January 15, 2018 by Kenneth Fisher
TL;DR; SA, or if you are really paranoid then you can create a disabled SQL login with minimal permissions and use that.
The database has to be owned by someone, doesn’t it? (FYI, yes it does) So who? How about Bob in accounting. It’s the accounting database. That makes sense right? Well, maybe not. We don’t really want to give Bob that kind of power over the database. He’s not even a developer. How about Mary then? She’s the lead developer. Well, no disrespect to developers but I’m certainly not going to give a developer that level of power.
Side note: The owner of the database not only has the ability to make any changes they want to the structure of the tables, the code within SPs, etc but they also have the ability to take backups (possibly breaking the backup chain), set the database to single_user (keeping everyone else out of it) and drop the database (everyone knows why that’s bad right?). On top of all that they can’t be denied anything. (Yes, the actual database owner is one of the exceptions to the rule that DENY trumps everything.)
So back to owners. How about Amy? She’s one of the DBAs. That would be perfect! She created the database (or possibly restored it) so she is already the current owner anyway! Well, what happens when she leaves and her account is terminated? Honestly dear reader, not much. 99% of everything will still run correctly and you probably won’t notice for a while. You can get the odd strange error though so it’s probably best not. How about the AD group that all the DBAs belong to? Well, no, not allowed. Windows/AD groups cannot own a database.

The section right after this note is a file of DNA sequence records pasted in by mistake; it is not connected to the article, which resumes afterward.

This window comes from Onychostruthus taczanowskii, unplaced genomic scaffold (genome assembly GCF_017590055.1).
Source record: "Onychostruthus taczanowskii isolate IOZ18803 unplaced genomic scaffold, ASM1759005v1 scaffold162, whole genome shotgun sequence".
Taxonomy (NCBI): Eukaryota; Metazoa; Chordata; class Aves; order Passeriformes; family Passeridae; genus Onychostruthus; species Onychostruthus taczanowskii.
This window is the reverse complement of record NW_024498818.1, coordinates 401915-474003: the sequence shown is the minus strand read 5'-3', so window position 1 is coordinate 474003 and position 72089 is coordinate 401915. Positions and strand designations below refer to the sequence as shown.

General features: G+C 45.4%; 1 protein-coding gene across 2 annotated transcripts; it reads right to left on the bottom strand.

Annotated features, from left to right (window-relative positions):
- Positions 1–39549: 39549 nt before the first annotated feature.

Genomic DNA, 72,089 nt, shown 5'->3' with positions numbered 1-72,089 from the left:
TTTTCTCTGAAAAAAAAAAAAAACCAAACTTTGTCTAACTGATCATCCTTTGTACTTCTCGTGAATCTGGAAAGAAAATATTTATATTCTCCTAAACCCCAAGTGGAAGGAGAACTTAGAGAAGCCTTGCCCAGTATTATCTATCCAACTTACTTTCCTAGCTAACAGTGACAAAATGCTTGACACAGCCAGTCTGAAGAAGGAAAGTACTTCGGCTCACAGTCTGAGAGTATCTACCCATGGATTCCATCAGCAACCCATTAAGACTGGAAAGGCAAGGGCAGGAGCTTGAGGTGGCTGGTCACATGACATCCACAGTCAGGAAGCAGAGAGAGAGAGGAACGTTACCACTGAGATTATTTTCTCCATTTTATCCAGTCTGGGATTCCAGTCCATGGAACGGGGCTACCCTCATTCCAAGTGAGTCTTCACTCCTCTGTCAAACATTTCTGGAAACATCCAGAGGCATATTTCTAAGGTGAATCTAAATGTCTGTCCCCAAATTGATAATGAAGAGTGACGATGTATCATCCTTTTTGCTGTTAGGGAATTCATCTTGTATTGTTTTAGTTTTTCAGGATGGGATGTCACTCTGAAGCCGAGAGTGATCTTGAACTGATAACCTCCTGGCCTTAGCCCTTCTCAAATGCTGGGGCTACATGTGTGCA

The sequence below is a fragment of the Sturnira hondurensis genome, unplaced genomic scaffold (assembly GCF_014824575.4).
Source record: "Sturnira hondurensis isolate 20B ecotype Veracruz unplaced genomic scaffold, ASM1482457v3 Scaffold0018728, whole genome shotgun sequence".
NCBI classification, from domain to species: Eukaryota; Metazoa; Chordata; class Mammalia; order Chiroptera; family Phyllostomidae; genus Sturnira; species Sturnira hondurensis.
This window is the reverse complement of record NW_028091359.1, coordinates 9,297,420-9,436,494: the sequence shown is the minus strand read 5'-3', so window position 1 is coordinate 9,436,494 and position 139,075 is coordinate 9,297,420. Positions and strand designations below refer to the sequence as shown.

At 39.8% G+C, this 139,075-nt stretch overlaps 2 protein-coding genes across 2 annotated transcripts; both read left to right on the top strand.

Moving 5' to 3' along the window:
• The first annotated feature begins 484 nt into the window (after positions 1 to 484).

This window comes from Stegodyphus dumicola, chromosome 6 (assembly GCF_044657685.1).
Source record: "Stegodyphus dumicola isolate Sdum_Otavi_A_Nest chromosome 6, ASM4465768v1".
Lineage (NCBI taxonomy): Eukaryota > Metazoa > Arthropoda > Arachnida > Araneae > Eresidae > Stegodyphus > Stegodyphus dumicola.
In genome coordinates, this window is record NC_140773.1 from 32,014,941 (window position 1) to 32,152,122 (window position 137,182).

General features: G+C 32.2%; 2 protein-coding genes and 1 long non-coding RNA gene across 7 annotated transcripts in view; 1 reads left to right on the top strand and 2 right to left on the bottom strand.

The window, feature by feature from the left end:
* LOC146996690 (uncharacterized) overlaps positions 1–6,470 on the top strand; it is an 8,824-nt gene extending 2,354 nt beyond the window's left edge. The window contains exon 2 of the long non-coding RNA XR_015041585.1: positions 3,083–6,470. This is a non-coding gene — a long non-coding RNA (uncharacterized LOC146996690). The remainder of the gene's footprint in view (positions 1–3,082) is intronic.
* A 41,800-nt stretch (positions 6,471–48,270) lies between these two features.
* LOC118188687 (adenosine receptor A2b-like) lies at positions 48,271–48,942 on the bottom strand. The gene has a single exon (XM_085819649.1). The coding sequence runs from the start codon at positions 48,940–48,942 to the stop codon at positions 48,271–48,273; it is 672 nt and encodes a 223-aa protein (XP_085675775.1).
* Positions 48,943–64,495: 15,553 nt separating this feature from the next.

All right, well how about sa? It can already do anything it wants so it’s not like we are granting additional permissions, it can’t quit or be fired, and no one should be using it anyway. Heck, you probably have sa disabled, right? You know what? That’s actually perfectly reasonable! In fact sa is a really common id to use as the database owner.
The only risk is if the database becomes TRUSTWORTHY. Then you can create stored procedures that can act as sa. It’s honestly not a huge risk even then since you have to have impersonate permissions to create a procedure with the EXECUTE AS clause. Meaning that in order to create that stored procedure you have been explicitly granted the ability to impersonate a member of the db_owner role (please, please, please don’t do this) or be a member of db_owner yourself. That does mean that someone with db_owner can become a sysadmin but again, fairly minor risk. TRUSTWORTHY isn’t that common, and hopefully, if you are using it you understand the risks and are avoiding dangerous permissions.
But, a risk is a risk. So if we are feeling particularly paranoid and/or have a very sensitive system the easiest solution is to create a SQL login (with a stupidly complex password since no one is ever going to log in as it), disable it, and then use that as the owner.
- The database owner can be located in two different places. sys.databases and the dbo user in the database. In theory these should always be the same, but I have seen cases where they are different. If so this can be corrected by changing the database owner.
- The database owner can be changed by using sp_changedbowner, but that has been deprecated, so in later versions of SQL use ALTER AUTHORIZATION.
- If a user already exists in the database they can not be made the database owner.
- If a login has been made a database owner then that login can not be removed until it is no longer being used as the database owner of a database.